Career Highlights: Known for his dry wit and likable demeanor, actor and comedian Nealon was a cast member of the hit Showtime dark comedy “Weeds,” for eight seasons. Nealon also recently starred on the CBS sitcom “Man with a Plan” playing Don Burns. As the longest-running cast member of “Saturday Night Live” (1986-95), Nealon is best remembered for well-known characters “The Subliminal Man,” Franz of “Hans and Franz” and “Weekend Update Anchorman.” Since making his film debut in the 1987 romantic comedy, “Roxanne” with Steve Martin, he has recently starred in “Ghost Squad,” “Blended,” “Walk of Shame,” “Just Go With It,” “Aliens in the Attic,” “Get Smart” and “You Don’t Mess With the Zohan.” Some other film credits include “Anger Management,” “Daddy Day Care,” “Cecil B. Demented,” “Happy Gilmore” and “The Wedding Singer.” Nealon also hosted the poker show “Poker Royale: The WPPA Championship” and appeared on Crank Yankers on Comedy Central. Some of Nealon’s television credits include: “The Larry Sanders Show,” “Dharma and Greg,” “Third Rock From the Sun” and “The Outer Limits.” Nealon wrote his first book in 2008 titled “Yes, You’re Pregnant but What About Me?”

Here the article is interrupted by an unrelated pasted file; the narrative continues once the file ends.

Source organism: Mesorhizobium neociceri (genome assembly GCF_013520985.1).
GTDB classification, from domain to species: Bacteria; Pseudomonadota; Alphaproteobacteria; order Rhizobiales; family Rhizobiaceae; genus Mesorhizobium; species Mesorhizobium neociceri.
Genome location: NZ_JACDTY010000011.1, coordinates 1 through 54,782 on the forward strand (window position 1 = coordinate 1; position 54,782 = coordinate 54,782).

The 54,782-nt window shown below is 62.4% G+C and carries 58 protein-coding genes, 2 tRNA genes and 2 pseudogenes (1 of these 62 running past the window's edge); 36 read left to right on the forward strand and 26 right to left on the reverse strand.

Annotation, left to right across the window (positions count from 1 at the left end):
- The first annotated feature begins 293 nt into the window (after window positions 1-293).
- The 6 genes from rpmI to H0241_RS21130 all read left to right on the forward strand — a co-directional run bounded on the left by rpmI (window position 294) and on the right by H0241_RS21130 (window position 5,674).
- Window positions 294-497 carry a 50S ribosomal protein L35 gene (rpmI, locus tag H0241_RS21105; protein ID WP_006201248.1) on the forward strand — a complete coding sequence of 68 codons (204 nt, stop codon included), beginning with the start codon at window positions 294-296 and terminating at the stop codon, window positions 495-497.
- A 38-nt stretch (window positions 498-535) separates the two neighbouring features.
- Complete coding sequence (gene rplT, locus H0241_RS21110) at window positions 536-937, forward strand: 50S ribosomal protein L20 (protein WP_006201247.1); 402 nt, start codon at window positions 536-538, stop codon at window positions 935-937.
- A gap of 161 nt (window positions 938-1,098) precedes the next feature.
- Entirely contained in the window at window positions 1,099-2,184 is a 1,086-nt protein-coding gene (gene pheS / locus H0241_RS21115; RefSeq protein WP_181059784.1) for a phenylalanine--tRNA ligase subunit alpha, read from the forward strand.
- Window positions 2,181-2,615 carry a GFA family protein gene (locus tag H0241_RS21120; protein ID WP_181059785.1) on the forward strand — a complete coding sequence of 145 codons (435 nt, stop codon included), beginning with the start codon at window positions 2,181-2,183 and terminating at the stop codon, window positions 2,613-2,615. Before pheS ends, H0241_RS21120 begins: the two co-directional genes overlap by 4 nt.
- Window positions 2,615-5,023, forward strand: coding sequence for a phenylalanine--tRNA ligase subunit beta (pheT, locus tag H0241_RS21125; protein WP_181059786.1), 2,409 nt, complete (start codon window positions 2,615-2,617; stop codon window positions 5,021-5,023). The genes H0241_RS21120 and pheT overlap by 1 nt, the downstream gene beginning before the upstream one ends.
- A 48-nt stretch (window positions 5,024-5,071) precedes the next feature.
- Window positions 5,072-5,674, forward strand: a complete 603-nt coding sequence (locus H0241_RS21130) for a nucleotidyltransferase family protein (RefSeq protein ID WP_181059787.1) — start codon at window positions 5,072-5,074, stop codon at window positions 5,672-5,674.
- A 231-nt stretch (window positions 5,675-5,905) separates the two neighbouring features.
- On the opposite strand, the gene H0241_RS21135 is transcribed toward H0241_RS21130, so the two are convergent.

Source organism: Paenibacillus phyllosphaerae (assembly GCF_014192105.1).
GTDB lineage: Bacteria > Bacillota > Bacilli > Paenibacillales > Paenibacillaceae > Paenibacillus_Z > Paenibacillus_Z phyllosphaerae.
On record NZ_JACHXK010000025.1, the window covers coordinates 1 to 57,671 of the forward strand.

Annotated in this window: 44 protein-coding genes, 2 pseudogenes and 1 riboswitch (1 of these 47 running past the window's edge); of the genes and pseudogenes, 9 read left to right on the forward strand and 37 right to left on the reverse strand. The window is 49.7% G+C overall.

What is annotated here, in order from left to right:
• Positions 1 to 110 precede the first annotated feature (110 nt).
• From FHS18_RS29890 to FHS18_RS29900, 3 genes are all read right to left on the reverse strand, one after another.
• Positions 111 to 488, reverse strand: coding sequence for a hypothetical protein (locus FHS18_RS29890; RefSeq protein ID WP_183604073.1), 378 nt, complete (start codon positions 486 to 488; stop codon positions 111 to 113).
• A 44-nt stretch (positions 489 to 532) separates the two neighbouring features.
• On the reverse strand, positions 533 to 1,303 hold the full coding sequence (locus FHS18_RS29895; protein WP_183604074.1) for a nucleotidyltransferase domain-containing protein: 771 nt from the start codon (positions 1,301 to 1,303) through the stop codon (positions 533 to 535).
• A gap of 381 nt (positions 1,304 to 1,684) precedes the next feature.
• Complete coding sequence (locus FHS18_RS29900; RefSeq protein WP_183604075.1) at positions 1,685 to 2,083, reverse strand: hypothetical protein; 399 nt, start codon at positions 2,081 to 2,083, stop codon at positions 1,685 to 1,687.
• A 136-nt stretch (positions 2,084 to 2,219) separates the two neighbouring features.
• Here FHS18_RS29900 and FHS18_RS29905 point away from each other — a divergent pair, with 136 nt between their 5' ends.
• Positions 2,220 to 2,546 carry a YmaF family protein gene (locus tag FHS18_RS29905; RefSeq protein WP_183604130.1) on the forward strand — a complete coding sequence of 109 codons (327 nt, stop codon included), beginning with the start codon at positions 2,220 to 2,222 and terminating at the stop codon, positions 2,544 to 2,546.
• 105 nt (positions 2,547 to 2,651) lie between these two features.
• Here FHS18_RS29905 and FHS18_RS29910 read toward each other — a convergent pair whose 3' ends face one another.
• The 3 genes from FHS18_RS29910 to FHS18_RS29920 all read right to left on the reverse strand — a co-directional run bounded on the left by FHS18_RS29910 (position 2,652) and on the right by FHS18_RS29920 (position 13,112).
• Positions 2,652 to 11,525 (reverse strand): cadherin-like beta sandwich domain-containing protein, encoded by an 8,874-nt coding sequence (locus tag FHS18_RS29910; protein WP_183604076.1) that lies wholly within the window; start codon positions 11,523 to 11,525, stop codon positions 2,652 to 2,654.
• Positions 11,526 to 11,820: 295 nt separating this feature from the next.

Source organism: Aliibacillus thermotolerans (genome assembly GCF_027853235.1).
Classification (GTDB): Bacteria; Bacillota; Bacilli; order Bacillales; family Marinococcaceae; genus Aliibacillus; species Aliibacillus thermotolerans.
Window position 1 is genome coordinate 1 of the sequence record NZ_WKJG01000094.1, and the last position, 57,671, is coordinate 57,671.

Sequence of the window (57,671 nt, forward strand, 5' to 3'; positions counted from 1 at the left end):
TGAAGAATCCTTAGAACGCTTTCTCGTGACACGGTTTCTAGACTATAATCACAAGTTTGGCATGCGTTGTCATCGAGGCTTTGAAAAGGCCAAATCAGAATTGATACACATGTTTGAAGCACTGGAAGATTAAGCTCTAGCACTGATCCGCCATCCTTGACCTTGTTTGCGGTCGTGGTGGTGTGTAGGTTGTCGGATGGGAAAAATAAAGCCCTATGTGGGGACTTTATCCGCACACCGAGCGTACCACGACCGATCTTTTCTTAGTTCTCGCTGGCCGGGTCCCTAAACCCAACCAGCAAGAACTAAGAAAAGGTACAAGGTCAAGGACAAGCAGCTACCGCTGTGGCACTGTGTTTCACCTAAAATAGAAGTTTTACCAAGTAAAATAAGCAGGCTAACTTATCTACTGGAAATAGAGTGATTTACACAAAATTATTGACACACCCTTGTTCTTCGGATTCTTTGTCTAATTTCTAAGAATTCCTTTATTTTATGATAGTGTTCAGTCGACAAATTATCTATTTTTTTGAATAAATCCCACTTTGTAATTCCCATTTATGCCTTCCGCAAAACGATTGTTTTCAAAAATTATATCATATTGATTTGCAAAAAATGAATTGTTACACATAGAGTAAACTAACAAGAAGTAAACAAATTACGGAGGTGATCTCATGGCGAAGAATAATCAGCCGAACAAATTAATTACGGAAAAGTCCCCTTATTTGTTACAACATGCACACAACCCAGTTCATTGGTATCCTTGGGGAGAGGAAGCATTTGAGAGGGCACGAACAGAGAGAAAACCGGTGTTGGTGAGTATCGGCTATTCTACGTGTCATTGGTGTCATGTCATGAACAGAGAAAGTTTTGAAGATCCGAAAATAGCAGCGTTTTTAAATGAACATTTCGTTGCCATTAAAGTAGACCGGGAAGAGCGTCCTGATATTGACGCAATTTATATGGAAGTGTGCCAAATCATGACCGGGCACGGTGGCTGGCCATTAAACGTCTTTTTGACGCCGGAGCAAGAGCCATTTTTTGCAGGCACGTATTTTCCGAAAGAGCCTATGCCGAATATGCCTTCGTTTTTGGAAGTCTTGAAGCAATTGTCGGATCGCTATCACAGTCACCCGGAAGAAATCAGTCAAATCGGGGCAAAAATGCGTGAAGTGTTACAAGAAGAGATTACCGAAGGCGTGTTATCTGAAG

Career Highlights: A 13-year NFL veteran quarterback, Alex Smith was traded to the Washington Redskins in March 2019 after leading the Kansas City Chiefs the past five seasons. A three-time Pro Bowler, Smith posted three 11-win seasons with the Chiefs and last season posted career-highs in completions (341), yards (4,042) and led the NFL in passer rating (104.7). In 2015, he led the Chiefs to an 11-game winning streak, their first playoff win since 1994, and was named the Chiefs co-MVP. Smith, who holds several Chiefs’ records, has played in 166 career games, completing 2,877 passes (62%) with 183 touchdowns, and 87.4 passer rating. Smith also holds numerous NFL records including most consecutive passes (119) in the playoffs without an interception. Prior to the Chiefs, Smith spent seven years with the San Francisco 49ers. He started the first nine games of the 2012 season, before suffering a head injury, as the team finished with an 11-4-1 record and played in Super Bowl XLVII. Smith had a breakout season in 2011 leading the 49ers to a 13-3 record. He threw 17 touchdowns and just five interceptions, setting the 49ers record for fewest interceptions in a season, and his 1.1 ratio was an NFL best.